About the Speech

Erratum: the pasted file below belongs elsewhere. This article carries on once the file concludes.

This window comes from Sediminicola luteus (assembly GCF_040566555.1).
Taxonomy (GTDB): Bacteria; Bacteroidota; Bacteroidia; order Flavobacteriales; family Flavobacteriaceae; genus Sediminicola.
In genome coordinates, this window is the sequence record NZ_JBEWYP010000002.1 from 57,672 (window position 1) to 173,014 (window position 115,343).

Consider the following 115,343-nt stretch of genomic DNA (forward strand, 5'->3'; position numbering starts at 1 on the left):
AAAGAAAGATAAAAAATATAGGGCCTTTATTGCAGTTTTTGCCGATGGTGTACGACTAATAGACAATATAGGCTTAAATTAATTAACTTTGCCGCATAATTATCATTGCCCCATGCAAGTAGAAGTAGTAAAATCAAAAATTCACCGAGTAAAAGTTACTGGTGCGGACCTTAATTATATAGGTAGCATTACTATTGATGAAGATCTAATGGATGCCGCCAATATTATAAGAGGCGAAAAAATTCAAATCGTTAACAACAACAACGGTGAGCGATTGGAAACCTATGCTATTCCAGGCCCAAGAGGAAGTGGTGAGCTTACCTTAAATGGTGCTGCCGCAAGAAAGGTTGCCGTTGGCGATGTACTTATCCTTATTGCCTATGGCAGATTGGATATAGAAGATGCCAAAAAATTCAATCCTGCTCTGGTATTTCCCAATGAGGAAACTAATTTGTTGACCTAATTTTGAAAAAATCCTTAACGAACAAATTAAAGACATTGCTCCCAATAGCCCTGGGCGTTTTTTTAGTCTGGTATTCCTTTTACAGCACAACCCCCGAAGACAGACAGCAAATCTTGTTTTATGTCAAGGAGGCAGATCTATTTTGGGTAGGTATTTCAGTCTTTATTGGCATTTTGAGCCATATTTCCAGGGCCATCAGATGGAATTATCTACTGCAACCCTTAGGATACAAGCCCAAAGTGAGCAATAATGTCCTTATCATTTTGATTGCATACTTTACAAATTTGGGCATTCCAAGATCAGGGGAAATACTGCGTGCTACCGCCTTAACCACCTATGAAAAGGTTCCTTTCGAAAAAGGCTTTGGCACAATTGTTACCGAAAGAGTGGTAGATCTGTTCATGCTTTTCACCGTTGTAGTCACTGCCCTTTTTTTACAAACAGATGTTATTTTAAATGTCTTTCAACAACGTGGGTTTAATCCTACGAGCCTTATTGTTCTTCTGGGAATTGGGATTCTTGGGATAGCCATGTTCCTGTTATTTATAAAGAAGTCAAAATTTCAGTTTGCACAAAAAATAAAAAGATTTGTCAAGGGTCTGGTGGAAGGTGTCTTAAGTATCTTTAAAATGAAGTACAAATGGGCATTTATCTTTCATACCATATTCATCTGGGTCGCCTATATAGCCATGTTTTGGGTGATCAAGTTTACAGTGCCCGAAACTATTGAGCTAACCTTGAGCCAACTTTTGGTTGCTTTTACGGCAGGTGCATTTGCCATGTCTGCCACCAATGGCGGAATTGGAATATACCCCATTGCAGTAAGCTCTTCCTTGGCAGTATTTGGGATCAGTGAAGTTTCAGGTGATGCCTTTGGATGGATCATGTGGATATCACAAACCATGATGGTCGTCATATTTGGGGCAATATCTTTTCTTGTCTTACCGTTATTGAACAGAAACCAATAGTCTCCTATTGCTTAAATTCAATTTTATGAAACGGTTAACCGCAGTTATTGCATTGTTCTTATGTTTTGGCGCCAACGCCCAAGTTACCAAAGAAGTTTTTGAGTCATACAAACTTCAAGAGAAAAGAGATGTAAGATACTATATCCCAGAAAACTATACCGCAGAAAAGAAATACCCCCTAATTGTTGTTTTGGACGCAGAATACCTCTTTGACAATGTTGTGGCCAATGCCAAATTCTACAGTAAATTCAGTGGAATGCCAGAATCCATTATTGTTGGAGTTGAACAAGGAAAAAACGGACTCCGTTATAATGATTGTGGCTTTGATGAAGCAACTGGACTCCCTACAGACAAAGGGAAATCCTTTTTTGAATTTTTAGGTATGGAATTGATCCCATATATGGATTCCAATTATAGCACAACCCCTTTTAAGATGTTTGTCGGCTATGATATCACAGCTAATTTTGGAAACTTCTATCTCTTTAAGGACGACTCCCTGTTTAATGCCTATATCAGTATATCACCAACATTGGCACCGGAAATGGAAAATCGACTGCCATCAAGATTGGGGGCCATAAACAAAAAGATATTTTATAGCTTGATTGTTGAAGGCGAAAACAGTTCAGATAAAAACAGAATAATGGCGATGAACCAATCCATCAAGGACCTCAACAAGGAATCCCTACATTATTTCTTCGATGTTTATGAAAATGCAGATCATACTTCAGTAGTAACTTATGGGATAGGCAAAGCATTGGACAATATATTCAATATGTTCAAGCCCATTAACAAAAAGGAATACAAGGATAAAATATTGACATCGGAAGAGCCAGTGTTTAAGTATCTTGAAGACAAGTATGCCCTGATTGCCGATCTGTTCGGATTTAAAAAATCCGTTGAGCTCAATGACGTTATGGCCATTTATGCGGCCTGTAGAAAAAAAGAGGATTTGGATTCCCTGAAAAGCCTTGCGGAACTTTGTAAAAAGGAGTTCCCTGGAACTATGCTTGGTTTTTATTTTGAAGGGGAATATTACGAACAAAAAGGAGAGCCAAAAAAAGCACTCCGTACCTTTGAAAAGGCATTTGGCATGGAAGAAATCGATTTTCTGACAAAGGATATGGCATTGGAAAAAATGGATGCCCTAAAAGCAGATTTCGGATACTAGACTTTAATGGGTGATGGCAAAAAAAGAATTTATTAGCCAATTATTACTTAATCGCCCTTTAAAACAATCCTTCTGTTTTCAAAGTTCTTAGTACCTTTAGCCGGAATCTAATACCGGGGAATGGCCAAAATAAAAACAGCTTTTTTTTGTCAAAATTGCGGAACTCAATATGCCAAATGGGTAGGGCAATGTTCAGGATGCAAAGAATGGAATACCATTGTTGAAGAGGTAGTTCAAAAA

In an era of increased globalization related to the exchange of economic goods as well as human impacts on the environment, analyzing how effective self-governance can still be achieved challenges scholars as well as policy makers. Many books on self-governance tend to equate democracy as the capacity of citizens to vote for their public officials. Simply voting every several years for public officials at a national level and then allowing officials to make all key decisions about political and social life is not, however, a sufficient mechanism to enable citizens to engage in serious self-governance. Citizens need to have a real voice in deciding issues of major importance to them such as how their children are educated, how police and public health are provided, and how to protect biodiversity and resource systems they value. A polycentric approach that maintains governance arrangements at multiple levels by nesting small communities in larger and larger units is an essential aspect of self-governance.